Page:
Pro Humanitate: Students recognized for their commitment to volunteering and service

The high level of volunteerism by students has helped Wake Forest win national recognition for community service. Nearly 60 percent of the University’s students, including undergraduate, graduate and professional students, contributed nearly 100,000 hours of service last year. That was among the factors that helped Wake Forest earn a place on The President’s Higher Education Community Service Honor Roll for 2009.

The honor roll gives federal recognition to universities and colleges for their commitment to volunteering and community service. This is the fourth year that Wake Forest has achieved recognition on the Honor Roll, which was created in 2006.

“We believe that one important way we as a university community live out our motto of Pro Humanitate is through our students’ impressive community service and public engagement,” said Michele Gillespie, Associate Provost for Academic Initiatives and Kahle Family Professor of History.

The National Honor Roll is significant because it is compiled by the Corporation for National and Community Service, a federal office that promotes civic engagement across America, said Brighid Jensen, director of Campus Life.

The Honor Roll doesn’t single out any specific initiative for recognition. Instead, colleges are recognized for the scope of community service projects, percentage of student participation, and whether the college offers academic service-learning courses.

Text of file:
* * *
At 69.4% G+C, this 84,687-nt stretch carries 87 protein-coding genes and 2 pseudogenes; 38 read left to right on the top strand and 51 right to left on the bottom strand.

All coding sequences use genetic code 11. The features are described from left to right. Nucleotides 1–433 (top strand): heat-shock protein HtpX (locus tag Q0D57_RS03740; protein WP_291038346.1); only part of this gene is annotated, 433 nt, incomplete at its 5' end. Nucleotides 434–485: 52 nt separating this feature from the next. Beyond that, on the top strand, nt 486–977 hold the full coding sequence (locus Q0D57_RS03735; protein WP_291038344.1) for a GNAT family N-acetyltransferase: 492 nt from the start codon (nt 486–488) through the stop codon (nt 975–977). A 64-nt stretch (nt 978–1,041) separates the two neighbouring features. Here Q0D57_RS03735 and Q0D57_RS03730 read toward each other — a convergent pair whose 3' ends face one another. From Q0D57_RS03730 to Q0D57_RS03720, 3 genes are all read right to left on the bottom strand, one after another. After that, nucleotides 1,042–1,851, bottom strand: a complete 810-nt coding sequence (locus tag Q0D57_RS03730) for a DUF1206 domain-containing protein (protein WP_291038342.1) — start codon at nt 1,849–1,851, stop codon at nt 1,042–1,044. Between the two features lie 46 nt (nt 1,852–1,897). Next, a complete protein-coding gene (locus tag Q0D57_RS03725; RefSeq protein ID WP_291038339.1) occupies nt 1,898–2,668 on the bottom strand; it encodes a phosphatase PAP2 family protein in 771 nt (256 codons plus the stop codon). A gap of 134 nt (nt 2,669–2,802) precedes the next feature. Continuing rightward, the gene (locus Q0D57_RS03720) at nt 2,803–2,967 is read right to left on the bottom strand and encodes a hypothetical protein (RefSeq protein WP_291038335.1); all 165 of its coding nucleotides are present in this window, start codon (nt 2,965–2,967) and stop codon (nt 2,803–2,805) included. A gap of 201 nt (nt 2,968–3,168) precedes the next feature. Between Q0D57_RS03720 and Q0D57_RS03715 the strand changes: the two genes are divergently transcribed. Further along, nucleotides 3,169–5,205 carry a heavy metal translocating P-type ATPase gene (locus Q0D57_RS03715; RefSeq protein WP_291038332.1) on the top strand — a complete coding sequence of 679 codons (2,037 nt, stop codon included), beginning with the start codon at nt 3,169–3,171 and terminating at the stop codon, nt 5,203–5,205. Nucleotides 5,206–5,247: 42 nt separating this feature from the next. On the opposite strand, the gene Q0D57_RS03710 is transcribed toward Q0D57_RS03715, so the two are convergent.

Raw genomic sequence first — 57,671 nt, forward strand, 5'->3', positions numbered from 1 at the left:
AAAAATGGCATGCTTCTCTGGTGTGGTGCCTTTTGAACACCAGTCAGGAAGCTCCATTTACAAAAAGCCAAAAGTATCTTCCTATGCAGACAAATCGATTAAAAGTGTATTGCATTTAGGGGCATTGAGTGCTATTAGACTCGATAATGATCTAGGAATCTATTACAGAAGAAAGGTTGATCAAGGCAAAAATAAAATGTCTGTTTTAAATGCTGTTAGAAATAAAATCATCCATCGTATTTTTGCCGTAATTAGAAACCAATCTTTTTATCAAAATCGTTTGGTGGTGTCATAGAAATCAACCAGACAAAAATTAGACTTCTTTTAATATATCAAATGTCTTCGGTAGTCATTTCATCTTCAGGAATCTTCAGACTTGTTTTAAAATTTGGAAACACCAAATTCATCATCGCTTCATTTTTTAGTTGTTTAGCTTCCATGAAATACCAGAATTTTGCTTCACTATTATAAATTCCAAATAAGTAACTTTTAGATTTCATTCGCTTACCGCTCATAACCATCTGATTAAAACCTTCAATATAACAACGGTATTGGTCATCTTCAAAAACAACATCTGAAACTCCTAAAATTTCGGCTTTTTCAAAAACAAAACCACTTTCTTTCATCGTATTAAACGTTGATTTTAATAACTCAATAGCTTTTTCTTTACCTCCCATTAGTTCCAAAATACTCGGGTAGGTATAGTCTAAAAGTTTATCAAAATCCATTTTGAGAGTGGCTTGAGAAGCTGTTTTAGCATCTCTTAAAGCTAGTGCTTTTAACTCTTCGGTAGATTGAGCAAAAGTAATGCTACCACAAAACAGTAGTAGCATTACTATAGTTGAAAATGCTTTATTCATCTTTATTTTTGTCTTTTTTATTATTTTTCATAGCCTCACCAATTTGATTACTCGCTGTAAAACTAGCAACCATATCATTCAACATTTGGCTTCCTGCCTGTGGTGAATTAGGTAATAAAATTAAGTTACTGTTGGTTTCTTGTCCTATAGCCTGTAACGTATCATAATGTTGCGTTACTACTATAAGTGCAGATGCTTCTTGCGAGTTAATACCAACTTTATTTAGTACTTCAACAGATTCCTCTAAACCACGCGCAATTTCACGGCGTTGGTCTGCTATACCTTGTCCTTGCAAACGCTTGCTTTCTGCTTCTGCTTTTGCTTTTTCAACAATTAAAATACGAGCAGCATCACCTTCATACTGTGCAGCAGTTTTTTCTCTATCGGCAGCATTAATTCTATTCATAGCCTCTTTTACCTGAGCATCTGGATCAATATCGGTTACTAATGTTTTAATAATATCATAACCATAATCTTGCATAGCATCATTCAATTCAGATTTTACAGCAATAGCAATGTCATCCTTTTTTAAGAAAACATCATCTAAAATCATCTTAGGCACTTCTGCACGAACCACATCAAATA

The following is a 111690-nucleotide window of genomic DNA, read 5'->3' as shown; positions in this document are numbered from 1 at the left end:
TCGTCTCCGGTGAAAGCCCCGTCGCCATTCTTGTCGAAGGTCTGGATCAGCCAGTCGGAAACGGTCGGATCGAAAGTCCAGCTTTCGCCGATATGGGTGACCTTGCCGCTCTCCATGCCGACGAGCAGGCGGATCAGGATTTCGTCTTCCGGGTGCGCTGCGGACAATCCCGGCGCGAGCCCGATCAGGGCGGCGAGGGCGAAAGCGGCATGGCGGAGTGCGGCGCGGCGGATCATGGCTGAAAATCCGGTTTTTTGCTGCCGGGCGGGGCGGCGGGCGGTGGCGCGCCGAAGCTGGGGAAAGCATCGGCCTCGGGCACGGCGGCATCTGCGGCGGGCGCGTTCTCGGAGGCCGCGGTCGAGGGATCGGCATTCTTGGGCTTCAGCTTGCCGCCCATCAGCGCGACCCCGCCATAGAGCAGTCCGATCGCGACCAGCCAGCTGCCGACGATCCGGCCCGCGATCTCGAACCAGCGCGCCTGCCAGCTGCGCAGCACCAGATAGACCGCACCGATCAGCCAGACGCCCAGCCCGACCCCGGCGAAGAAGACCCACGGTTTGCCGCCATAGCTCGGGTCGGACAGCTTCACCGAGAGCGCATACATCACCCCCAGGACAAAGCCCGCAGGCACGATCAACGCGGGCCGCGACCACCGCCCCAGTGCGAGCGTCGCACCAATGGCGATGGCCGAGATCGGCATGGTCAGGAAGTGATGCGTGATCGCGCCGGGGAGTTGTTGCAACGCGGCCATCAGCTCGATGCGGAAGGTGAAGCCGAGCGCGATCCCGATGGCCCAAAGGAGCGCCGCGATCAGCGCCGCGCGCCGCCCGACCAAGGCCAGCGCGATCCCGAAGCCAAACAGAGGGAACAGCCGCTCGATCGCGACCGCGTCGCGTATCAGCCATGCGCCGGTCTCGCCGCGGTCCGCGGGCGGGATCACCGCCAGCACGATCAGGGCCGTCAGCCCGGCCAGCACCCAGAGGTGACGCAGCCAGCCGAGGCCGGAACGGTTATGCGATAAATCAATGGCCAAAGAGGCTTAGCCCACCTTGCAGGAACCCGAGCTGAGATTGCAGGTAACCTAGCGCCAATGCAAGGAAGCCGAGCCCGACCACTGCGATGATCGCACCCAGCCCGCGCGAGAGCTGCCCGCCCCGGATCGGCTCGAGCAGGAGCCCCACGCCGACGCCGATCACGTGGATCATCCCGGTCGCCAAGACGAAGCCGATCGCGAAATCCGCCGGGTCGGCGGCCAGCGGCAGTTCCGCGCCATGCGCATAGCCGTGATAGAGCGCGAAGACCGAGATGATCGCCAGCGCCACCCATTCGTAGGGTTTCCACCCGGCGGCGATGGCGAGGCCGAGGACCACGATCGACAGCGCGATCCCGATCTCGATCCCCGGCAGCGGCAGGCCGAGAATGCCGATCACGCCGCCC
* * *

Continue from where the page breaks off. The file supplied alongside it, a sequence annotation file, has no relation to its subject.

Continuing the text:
Wake Forest, through various programs and offices — including the Pro Humanitate Center, Volunteer Services Corps and the Community Law and Business Clinic — was credited with programs that provide tutors to at-risk students, legal aid for seniors and victims of domestic violence, and business guidance for entrepreneurs in low-income communities.

The creation of the Institute for Public Engagement, announced last September, is a centerpiece of the University’s commitment to community service, Jensen says. The institute’s mission includes training students for civic leadership, expanding volunteer opportunities on and off campus, and serving as a catalyst for innovative public-engagement programs.

“The launching of the Institute for Public Engagement will enable us to better support, generate and share the impressive service work our faculty, staff and students are performing through their courses, research, organizations and community partnerships.” Gillespie said.

Categories: Community, Pro Humanitate, Provost, Student, Wake Forest College